Madonna and Guy Ritchie; Ashley Judd and her husband, Dario Franchitti; Pierce Brosnan and his wife, Keely Shaye Smith; even Tom Cruise and Nicole Kidman (when they were still married) did it: stayed in castle hotels.
The first two couples tied the knot at Scotland's Skibo Castle, while Daniel Craig's predecessor as James Bond did the same at Ashford Castle in Ireland. And Cruise and wife number two vacationed at the Chateau de Bagnols, in the heart of France's Beaujolais country.
But you don't have to be a celebrity to stay at one of the many castles around the world that now welcome paying guests to enjoy the pleasures of the manor.
Natasha Fekula, a 35-year-old New York attorney, is one traveler who had this experience: She stayed at Devi Garh, an 18th-century fortress-palace in Rajasthan, India, in November.
She said it was her “favorite hotel” of any she had ever visited.
“The fort itself is beautifully restored, the interiors were incredibly minimal, very chic, and the view from my room was amazing. I had the best bubble bath of my life there in a very dramatic, sunken marble tub. I miss it--leaving there broke my heart,” she said.
“People want the ambience, the luxury, capturing a bygone lifestyle of a maharajah or European nobility,” adds Pallavi Shah, owner of Our Personal Guest, a custom tour operator in New York. “There are fantasy aspirations there. And a castle can capture the nuance of a destination, which a hotel regularly doesn't.”
Not surprisingly, many European countries--particularly France, Scotland, Ireland, Austria and Germany--have castles that have been converted into hotels, as does India. Some, like the Chateau de Bagnols, date back to the Middle Ages, while others, like the Chateau des Crayeres, built at the turn of the 20th century, are far more modern.
Regardless of their age, the top castles today are often bastions of luxury: The 21 painstakingly restored guest rooms in the Chateau de Bagnols are furnished by such famous purveyors as Raynaud, the fine French Limoges porcelain manufacturer, and Liddell, the maker of Irish table and bed linen. And the Schloss Fuschl, a lakeside castle outside of Salzburg, Austria, offers everything from a 12,000-square-foot spa featuring anti-aging and Asian therapies, to the services of a master fisherman, who takes guests on excursions.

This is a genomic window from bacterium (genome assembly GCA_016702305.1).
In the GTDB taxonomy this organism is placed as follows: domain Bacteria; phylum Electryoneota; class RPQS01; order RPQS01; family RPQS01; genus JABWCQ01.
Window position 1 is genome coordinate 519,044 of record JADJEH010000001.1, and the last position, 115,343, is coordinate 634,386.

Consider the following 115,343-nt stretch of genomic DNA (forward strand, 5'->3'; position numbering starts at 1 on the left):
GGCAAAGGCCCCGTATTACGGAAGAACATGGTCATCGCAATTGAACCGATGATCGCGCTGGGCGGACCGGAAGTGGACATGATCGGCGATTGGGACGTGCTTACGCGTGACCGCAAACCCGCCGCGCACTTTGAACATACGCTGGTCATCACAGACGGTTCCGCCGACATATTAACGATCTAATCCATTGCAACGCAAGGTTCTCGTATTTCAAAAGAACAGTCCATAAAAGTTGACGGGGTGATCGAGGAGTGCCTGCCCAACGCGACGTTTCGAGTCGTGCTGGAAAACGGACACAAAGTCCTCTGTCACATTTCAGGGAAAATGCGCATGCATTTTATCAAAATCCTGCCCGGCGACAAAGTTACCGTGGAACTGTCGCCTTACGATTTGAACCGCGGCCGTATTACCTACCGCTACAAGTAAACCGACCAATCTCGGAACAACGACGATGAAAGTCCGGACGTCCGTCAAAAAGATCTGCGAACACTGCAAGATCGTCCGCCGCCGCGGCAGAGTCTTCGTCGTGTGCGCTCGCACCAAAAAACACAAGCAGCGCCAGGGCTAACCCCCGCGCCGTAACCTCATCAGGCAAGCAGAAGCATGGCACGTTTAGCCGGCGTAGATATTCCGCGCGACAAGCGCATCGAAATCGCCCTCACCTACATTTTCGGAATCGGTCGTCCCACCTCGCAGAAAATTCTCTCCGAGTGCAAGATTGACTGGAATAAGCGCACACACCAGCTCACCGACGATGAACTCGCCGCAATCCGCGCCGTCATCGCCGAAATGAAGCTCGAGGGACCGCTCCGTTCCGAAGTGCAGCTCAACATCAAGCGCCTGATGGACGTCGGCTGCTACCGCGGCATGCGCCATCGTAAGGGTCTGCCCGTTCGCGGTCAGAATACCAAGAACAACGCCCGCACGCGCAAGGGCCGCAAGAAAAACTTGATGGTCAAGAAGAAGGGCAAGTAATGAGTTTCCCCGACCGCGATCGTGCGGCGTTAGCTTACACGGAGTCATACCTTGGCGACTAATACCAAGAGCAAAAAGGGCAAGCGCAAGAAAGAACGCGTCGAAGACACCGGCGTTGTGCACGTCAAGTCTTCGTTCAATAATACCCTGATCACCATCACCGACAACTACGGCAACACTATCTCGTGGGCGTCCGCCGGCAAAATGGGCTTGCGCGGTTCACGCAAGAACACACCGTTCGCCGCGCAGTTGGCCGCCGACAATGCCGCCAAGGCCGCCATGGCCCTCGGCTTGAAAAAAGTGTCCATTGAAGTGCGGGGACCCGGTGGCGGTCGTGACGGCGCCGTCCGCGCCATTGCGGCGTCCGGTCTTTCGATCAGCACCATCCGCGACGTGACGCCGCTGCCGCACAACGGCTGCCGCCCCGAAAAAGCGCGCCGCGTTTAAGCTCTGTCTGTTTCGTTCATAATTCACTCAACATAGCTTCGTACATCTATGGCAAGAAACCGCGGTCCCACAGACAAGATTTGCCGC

To find the castle most suited to your taste and travel needs, Shah recommends checking out hotel marketing companies like Relais and Chateaux and Small Luxury Hotels of the World, both of which represent many of the finest small castles.
“Relais and Chateaux has one of the easiest rating systems, and, almost by default, if a castle is in there, it will have a certain quality and style,” says Shah, who also suggests reviewing historic hotel listings from groups like Italy's Abitare la Storia.
Albert Herrera, vice president of hotels and resorts for Virtuoso, a consortium of high-end travel agencies, also advises speaking to travelers who have stayed at castles and asking a lot of questions. “You need to figure out your comfort level, because castles can be overwhelming sometimes, too medieval. Find out what there is to do during the day and after hours, how they're serviced and if bringing your family is appropriate, if that's important,” he suggests.
Another tip from Herrera: Consider staying in a castle during the off-season.
“If you stay in a castle during the winter, it's like getting your own lodge, cold but perfect,” he says. “You get an authentic experience. Just bring your kilt.”
And don't forget your underwear.
To help you find your perfect castle, we've compiled a list of some of the world's best, from northern Europe to central India.